Algerian Brâdj | Diamond Cookies | Dates and Semolina

Algerian Brâdj are diamond-shaped date paste filled semolina cookies. They are also called Mbardja or Lembraj and are often made to mark the coming of spring. As these Bradj are naturally sweetened by the date paste, they melt in the mouth and fill you up easily when served with a glass of fresh milk or laban.
Algerian Brâdj | Diamond Cookies | Dates and Semolina

Here I am, with my fourth country for #globecookingmad and that is Algeria! It is almost two months since I made Kime me veze for Albania. How time flies! I had started researching Algerian food and even stocked up some couscous which is still unopened. For now, I made these Bradj, very popular semolina dates cookie that is so easy to make and eat! 

The Algerian food world is so vast! I just could not make up my mind on one thing. Be it savoury or sweet, they have a lot of options and very interesting ones. I was so drawn to make Mkhabez (Pecan Cookies), Kaak el NakacheChorba Bayda, Twabaa, Tamina, Braid Algerian Griwech, the list is never-ending.. unlike Albania, there is no dearth of resources for recipes and umpteen variations on the internet - Google, Pinterest, fellow bloggers etc.

Algerian Brâdj | Diamond Cookies | Dates and Semolina

Algeria is a North African country officially called the People's Democratic Republic of Algeria. Like India, Algerian cuisine also differs from region to region and they cook mostly with lamb and seafood. Some of their dishes are influenced by French and Turkish and even Spanish. And just like we Indians have garam masala spice blend, Algeria's spice mix is Ras el hanout. I can go on and on about their food because their ingredients are easy to get and ones that we are familiar with. But today it is all about these semolina cookies - Bradj.

Algerian Brâdj | Diamond Cookies | Dates and Semolina

Algerian Brâdj is traditionally prepared on clay with charcoal but I have used our modern non-stick pan! The whole process includes sandwiching spiced date paste between semolina dough and cooking on a flat pan. There is no sugar in this recipe but the sweetness comes from the date paste! I have tried to explain how to make Algerian Brâdj without messing at the counter.

Adapted from: Algerian Kitchen 

Algerian Brâdj | Diamond Cookies | Dates and Semolina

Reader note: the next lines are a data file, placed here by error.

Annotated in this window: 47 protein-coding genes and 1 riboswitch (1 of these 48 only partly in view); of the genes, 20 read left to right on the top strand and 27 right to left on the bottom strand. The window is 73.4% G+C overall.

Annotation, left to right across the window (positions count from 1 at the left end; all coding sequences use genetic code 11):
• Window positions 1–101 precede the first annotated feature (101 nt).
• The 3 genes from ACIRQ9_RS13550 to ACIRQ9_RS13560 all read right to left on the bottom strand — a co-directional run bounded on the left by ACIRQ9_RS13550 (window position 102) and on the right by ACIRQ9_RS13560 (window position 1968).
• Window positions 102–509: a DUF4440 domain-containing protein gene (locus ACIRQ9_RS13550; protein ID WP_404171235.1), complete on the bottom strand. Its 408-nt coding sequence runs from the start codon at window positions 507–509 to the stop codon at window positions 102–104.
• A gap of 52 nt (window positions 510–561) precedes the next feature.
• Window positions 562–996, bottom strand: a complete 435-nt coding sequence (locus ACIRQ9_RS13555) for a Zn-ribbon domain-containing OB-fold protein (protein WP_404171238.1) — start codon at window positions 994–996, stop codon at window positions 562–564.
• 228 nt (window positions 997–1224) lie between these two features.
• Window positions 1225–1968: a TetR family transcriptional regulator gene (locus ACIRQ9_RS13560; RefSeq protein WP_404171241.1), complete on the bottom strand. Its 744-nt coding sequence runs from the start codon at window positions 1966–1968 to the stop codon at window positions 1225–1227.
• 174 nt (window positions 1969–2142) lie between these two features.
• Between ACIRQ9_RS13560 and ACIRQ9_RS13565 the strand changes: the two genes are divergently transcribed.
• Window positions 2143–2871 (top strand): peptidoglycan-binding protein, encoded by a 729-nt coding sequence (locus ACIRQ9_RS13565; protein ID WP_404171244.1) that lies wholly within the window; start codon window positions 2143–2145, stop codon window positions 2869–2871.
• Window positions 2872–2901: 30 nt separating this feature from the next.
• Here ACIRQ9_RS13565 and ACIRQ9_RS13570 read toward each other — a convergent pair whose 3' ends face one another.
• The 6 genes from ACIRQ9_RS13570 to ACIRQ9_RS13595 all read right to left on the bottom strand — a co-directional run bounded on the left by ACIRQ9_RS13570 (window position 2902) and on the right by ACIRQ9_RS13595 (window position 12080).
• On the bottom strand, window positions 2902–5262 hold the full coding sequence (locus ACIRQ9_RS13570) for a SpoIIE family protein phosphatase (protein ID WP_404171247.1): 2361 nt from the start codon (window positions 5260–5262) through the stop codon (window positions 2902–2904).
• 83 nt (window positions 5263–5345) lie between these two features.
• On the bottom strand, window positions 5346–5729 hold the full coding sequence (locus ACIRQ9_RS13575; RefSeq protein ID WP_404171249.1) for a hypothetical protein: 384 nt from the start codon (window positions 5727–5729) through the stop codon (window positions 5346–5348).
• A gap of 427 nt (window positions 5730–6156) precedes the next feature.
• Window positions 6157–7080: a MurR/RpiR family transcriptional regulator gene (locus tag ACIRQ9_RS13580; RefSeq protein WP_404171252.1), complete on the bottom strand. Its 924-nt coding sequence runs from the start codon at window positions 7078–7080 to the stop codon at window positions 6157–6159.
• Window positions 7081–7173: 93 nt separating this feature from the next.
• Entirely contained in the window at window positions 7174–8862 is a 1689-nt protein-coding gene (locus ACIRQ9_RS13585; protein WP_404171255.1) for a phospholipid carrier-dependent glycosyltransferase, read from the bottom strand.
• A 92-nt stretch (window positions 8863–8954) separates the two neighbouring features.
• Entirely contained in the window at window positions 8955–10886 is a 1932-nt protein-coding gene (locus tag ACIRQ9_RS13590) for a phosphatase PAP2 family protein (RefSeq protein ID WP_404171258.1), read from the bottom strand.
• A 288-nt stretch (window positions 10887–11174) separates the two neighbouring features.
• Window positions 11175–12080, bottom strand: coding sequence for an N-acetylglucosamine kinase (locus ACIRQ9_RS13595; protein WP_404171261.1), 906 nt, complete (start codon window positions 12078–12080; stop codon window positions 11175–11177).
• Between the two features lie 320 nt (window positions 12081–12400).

For the Semolina dough:
  • 1 cup fine semolina
  • 1/3 to 1/2 cup melted butter
  • 1/4 teaspoon salt or to taste
  • 1/2 teaspoon Orange Blossom Water (you may use rose water)
  • 1/3 to 1/2 cup water (roughly and depends on the kind of semolina you use)
For the Dates dough:
  • Roughly 3/4 cup dates paste (if you don't get dates paste, just soak dates overnight and make a paste with very little water and oil)
  • 1/2 teaspoon cinnamon powder
  • 1 teaspoon softened butter
  • 1 tablespoon roasted sesame seeds
  • 1/2 teaspoon Orange Blossom Water (you may use rose water)


  1. Prepare the Semolina dough: In a wide-mouthed shallow tray add the semolina and the salt. Pour in the melted butter and start to rub the mixture between your hands until the mixture resembles coarse breadcrumbs. Stir in the orange blossom water and mix thoroughly. Add just enough water to bring it together to form a dough. Divide the dough into two equal balls. (the date dough has to be the same size as one half of this semolina dough) 
  2. Prepare the Date dough: In a small ball mix all the date dough ingredients (date paste, butter, cinnamon powder, sesame seeds and orange blossom water) until you have a soft, non-sticky date paste dough. 
  3. Roll Semolina dough balls: Take a ziplock bag and tear it open into two equal-sized sheets or you can use baking paper or similar plastic sheets. Place one semolina dough ball on one of the sheets and close it with the other piece. Start pressing the dough with your palms to form a neat shape of round and keep it aside. Repeat the same for the other portion of the semolina dough.